A Russian court has ordered several of the Ukrainian sailors who were captured by Russian coast-guard forces during a confrontation at sea off Crimea to be held in custody for two months, while the UN chief called for restraint from both Moscow and Kyiv and Estonia’s president accused Russia of waging “war in Europe,” RFE/RL reports.
The Sea of Azov skirmish bolsters Vladimir Putin at home while delivering a masterclass in despotism to any watching dictators, according to Natalia Antonova, an editor of Bellingcat.
With unpopular pension reform and simmering ethnic tensions in various parts of the Russian Federation, the last thing a strongman can afford is to look weak, she writes for The Guardian.
“The good news for Putin is that he doesn’t need to care,” she asserts. “Ukrainian victims of the conflict are largely treated as irrelevant in the west – and those traditional foes of Russia are divided and demoralised.”
The timing might also have been chosen with an eye to the political calendar in Ukraine, which is gearing up for a presidential election next March, notes analyst Anne Applebaum, a board member of the National Endowment for Democracy. Perhaps the Russians want to inject a polarizing element into an already divided society; perhaps this is an answer to the Ukrainian Orthodox Church’s decision to break away from Russia; perhaps they want to provoke a postponement of the election altogether, she writes for The Washington Post:
In a narrow sense, they may already have succeeded in changing the political atmosphere. At a late-night meeting Sunday, President Petro Poroshenko — now far behind in the polls — called for a period of martial law in part of the country, and parliament voted Monday to impose it. It’s not clear yet what this means. It seems just to include military mobilization — Poroshenko has said there will be no restrictions on media or public gatherings, and no postponement of the election — but accusations of election meddling are already flying.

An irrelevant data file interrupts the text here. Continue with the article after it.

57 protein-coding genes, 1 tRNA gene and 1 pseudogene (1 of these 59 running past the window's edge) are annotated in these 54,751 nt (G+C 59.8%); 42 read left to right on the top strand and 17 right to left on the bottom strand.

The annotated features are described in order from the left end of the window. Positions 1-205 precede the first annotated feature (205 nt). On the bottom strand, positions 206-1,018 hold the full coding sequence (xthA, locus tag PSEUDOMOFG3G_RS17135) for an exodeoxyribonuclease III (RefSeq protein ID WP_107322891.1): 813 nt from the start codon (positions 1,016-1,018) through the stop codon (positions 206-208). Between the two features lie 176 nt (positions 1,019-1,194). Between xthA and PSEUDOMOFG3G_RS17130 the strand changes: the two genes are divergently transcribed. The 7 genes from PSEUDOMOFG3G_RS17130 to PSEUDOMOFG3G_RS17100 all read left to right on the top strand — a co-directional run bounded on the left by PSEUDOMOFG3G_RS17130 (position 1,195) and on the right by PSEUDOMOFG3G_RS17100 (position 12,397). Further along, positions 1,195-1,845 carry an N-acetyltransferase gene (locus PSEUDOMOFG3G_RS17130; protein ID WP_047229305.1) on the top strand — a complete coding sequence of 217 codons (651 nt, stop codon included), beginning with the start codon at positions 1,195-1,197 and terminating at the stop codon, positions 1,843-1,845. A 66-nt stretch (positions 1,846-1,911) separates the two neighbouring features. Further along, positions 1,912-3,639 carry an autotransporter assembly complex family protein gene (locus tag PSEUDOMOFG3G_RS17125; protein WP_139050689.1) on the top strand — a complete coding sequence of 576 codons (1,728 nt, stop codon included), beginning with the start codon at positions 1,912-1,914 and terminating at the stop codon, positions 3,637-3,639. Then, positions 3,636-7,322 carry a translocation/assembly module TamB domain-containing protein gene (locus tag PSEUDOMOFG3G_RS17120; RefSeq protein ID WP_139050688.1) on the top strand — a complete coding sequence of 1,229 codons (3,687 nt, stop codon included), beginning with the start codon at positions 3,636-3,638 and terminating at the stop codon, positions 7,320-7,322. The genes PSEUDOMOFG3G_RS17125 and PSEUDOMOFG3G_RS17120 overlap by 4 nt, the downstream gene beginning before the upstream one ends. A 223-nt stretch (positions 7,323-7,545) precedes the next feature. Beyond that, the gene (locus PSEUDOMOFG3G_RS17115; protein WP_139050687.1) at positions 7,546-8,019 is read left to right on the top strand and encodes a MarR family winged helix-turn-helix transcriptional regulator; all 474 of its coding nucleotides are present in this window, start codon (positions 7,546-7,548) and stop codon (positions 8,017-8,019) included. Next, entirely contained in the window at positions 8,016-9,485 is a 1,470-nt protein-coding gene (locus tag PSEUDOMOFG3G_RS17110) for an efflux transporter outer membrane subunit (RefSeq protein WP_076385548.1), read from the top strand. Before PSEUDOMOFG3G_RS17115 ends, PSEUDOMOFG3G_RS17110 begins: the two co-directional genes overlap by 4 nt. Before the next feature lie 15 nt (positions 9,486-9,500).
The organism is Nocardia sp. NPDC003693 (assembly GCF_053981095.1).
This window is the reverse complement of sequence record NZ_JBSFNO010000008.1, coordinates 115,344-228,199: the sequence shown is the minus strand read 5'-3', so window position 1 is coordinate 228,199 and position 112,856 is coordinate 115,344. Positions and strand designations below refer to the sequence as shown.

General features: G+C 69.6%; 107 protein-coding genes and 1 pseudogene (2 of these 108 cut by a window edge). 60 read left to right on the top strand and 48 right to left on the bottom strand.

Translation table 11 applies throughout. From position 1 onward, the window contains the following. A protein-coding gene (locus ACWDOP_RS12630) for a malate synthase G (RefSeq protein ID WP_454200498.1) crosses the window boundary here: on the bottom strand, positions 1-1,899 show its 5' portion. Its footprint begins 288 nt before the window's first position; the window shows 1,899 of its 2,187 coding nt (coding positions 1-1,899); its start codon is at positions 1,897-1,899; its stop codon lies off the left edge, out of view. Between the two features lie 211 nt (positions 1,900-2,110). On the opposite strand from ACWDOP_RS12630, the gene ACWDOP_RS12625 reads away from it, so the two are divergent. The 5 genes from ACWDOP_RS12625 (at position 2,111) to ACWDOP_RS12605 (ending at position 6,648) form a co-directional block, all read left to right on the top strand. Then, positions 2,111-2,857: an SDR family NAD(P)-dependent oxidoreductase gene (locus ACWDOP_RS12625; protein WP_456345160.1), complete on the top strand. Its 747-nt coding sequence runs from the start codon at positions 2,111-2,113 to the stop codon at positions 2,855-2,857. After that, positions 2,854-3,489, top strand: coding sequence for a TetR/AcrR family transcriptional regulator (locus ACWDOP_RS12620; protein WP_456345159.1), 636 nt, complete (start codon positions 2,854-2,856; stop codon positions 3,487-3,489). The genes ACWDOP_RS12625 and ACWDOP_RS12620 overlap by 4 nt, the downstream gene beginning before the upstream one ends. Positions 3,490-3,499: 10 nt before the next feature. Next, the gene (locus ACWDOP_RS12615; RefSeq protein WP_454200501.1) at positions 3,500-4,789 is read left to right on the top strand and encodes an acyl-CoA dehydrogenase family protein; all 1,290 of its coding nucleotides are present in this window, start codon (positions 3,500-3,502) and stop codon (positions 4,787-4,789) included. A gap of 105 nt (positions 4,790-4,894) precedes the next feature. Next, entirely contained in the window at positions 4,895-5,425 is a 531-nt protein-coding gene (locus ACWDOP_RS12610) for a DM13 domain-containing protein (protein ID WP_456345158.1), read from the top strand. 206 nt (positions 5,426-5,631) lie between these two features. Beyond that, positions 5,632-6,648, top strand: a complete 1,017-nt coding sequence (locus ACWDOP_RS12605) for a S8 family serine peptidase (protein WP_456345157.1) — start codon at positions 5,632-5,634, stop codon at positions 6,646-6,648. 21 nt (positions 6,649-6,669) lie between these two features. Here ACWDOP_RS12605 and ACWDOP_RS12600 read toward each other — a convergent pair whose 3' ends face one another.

The right response would have combined kinetic, symbolic, and financial measures. A NATO naval flotilla in the Black Sea would pay a friendly visit to Mariupol. Bilateral military assistance to Ukraine would be stepped up, CEPA’s Edward Lucas, author of The New Cold War, contends:
The EU would send its tongue-tied foreign policy chief, Federica Mogherini, to Kyiv. Western countries would announce a temporary ban on official and business visas for Russians. Countries like Britain would announce forthcoming legislation to restrict the rights of anonymously-owned “shell” companies to buy property or access the financial system. That would signal seriousness.
The Kremlin is working to undermine our democracy, to crush Ukrainians’ European ambitions, and to bring Ukraine back under Russian colonial control, argues Maxim Eristavi, a Ukrainian journalist and nonresident research fellow at the Atlantic Council. Even so, the decision to introduce martial law will help Russian President Vladimir Putin achieve his aims even faster than his own military bullying, he writes for The Post:
Ukraine’s fragile democracy may not survive it. Poroshenko suspended the election campaign for the first vote since the 2014 Maidan Revolution, which promised a peaceful change of power. Having lost all popular support (and bringing his polls down to historic lows), he has now awarded himself all-encompassing emergency powers. The Ukrainian government did not, in the past, resort to martial law during the more extreme episodes of Russian aggression.
If Russia’s actions were premeditated and well prepared, that begs the question, why did the Russian president choose to act now? Anders Aslund asks in POLITICO:
The likeliest reason is that Ukraine is gearing up for a presidential election in March 2019. If Ukraine is under military pressure from Russia — as it has been since 2014 — and still able to administer free and democratic elections, that would be a major embarrassment for Putin, regardless of the election’s outcome. In that regard, if Petro Poroshenko had imposed the full scope of martial law and delayed or cancelled the election, it would have been a godsend for Putin.
“If democracy was in danger, it has been salvaged, for now,” Aslund argues.